Couldn’t help adding a few of my favorite things–Honey Girl’s footsteps in the snow, a laptop with stickers from the best radio station in Seattle (or the world, maybe), and other stickers from beloved local shops run by real people (a family in one case) and a feminist art studio in Spain; Salty Dog : a children’s book given to us by my dad the sailor. The Salty Dog books are by Gloria and Ted Rand: a Seattle author/illustrator pair whose work is charming and never fails to grab kiddos. P.S. See the hilarious laughing crows on our shed, by Stroble Art of Puyallup, WA. Then there’s Hello Kitty, just because.

Happy New Year!

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Christmas Trivia Quiz! (re: stories by Gogol, Capote & Thomas)

Trivia Quiz for Christmas stories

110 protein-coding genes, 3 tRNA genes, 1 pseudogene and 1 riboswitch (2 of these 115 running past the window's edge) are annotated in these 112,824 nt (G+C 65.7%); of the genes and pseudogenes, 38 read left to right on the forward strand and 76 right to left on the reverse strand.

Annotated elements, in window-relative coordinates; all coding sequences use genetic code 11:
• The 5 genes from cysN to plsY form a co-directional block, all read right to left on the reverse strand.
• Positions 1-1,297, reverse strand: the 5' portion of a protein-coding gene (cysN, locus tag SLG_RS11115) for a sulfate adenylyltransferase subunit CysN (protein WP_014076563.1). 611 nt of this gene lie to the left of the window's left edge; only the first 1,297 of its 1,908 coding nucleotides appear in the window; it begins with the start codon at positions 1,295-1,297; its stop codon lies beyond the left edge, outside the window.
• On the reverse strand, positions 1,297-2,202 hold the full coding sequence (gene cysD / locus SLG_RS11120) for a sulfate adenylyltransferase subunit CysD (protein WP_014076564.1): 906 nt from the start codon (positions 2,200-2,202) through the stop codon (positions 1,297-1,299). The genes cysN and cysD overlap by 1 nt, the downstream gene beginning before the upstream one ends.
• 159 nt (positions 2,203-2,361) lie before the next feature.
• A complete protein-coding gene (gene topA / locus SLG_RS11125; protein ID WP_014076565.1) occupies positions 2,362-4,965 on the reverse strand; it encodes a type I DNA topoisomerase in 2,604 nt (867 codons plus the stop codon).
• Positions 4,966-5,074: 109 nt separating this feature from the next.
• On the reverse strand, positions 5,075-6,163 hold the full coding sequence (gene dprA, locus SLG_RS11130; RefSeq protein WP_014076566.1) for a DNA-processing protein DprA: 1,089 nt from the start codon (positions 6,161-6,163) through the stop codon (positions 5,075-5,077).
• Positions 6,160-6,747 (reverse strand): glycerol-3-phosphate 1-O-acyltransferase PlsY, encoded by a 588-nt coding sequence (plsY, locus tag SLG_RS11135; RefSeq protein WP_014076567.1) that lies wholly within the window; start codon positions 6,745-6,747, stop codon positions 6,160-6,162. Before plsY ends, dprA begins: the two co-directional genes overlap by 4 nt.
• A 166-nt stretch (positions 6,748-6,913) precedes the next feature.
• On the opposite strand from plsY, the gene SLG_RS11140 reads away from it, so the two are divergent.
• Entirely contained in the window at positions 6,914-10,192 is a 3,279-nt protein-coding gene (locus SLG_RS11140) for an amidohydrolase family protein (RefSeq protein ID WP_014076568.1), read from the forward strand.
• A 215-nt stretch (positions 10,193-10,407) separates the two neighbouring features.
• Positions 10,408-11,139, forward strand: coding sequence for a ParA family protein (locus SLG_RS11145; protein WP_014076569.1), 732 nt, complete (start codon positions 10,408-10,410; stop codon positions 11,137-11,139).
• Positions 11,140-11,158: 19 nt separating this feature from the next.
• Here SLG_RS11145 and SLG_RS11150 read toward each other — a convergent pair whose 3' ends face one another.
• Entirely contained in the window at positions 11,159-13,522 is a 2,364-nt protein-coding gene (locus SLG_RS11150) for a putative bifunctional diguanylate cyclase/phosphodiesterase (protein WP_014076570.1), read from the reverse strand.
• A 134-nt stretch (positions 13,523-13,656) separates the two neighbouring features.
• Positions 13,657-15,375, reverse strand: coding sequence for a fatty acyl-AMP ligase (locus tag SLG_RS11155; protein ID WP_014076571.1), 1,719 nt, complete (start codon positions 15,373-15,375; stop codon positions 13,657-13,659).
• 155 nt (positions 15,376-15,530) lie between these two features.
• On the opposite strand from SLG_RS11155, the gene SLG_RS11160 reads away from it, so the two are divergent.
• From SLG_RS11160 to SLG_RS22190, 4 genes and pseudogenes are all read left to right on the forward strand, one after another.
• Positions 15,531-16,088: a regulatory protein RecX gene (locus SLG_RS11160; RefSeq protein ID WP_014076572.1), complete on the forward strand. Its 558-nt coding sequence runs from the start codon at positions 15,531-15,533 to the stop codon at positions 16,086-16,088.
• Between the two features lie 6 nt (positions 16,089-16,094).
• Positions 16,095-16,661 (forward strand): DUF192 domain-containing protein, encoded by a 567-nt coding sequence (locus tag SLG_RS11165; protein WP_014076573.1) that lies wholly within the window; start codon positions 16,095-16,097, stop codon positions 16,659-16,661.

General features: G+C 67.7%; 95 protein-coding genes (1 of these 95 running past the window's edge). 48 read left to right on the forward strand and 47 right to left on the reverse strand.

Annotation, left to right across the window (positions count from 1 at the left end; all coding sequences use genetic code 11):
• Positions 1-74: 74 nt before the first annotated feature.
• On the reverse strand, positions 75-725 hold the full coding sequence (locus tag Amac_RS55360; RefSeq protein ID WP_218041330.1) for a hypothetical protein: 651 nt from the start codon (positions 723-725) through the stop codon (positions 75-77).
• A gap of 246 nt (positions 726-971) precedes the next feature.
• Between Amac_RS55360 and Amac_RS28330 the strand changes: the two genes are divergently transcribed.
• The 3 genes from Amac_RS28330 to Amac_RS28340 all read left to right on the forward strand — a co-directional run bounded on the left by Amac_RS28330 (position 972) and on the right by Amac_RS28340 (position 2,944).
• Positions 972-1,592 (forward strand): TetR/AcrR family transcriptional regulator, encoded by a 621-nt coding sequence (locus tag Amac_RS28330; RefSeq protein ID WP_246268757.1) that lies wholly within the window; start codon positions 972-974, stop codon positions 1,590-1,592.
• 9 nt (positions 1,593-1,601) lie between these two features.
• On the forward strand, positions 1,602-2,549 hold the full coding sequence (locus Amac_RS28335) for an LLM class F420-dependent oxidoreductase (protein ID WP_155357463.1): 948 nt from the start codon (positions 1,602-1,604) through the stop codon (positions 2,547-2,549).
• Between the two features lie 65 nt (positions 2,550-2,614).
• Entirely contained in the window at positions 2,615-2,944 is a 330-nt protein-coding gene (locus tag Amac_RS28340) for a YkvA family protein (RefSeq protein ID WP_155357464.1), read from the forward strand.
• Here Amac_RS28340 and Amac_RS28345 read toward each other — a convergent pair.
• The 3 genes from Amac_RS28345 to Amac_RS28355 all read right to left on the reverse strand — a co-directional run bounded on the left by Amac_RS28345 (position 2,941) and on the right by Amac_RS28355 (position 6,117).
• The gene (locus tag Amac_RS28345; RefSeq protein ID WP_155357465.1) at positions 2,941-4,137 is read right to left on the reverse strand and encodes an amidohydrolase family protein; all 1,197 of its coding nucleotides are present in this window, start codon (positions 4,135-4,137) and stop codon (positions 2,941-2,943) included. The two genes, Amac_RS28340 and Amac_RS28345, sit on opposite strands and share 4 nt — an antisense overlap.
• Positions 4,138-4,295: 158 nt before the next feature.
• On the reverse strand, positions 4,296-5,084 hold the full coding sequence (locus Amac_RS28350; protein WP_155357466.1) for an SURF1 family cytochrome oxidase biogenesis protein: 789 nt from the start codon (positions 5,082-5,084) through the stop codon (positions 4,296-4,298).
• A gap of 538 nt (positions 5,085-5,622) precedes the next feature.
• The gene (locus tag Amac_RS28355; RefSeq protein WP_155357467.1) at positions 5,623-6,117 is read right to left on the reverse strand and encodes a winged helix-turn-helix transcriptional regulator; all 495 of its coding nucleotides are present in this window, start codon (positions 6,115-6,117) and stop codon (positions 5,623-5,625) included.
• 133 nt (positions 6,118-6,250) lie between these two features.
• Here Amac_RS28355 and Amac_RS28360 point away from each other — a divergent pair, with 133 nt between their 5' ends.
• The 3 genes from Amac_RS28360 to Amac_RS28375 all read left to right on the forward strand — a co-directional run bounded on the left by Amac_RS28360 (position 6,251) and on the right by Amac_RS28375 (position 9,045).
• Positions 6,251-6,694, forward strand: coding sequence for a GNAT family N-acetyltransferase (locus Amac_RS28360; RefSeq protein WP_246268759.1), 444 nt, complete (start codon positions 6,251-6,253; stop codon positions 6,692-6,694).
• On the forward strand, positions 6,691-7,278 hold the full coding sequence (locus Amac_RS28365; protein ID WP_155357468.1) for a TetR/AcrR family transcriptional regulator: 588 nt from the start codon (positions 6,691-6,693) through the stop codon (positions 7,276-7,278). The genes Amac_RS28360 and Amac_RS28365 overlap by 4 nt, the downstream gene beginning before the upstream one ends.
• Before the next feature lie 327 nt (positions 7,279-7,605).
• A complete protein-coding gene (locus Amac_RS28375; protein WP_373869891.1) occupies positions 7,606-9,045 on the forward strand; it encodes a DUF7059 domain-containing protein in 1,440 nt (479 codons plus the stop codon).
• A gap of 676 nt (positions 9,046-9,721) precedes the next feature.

Nikolai Gogol, The Night Before Christmas (Russian, 1832)

Truman Capote, A Christmas Memory (American, 1956)

Dylan Thomas, A Child’s Christmas in Wales (Welsh, 1950)

For West Seattle “Classic Novels (and Movies)” book club, 12/19/21

Timelessness. Each story suggests the eternal essence of holiday magic, yet their styles capture that feeling in different ways. Match quote to author: a. Nikolai Gogol; b. Truman Capote; or c. Dylan Thomas

1. “One Christmas was so much like another, in those years…”

2. “It’s always the same: a morning arrives in November, and my friend, as though officially inaugurating the Christmas time of year … announces: ‘It’s fruitcake weather!’”

3. “A clear winter night had come; the stars peeped out; the moon rose majestically in the sky to light good people and all the world so that all might enjoy singing.”

Delicious food! Each story details the treats that accompany the holidays. Match the special food to the author: a. Nikolai Gogol; b. Truman Capote; or c. Dylan Thomas

4. rice, honey, and fat bacon and sausage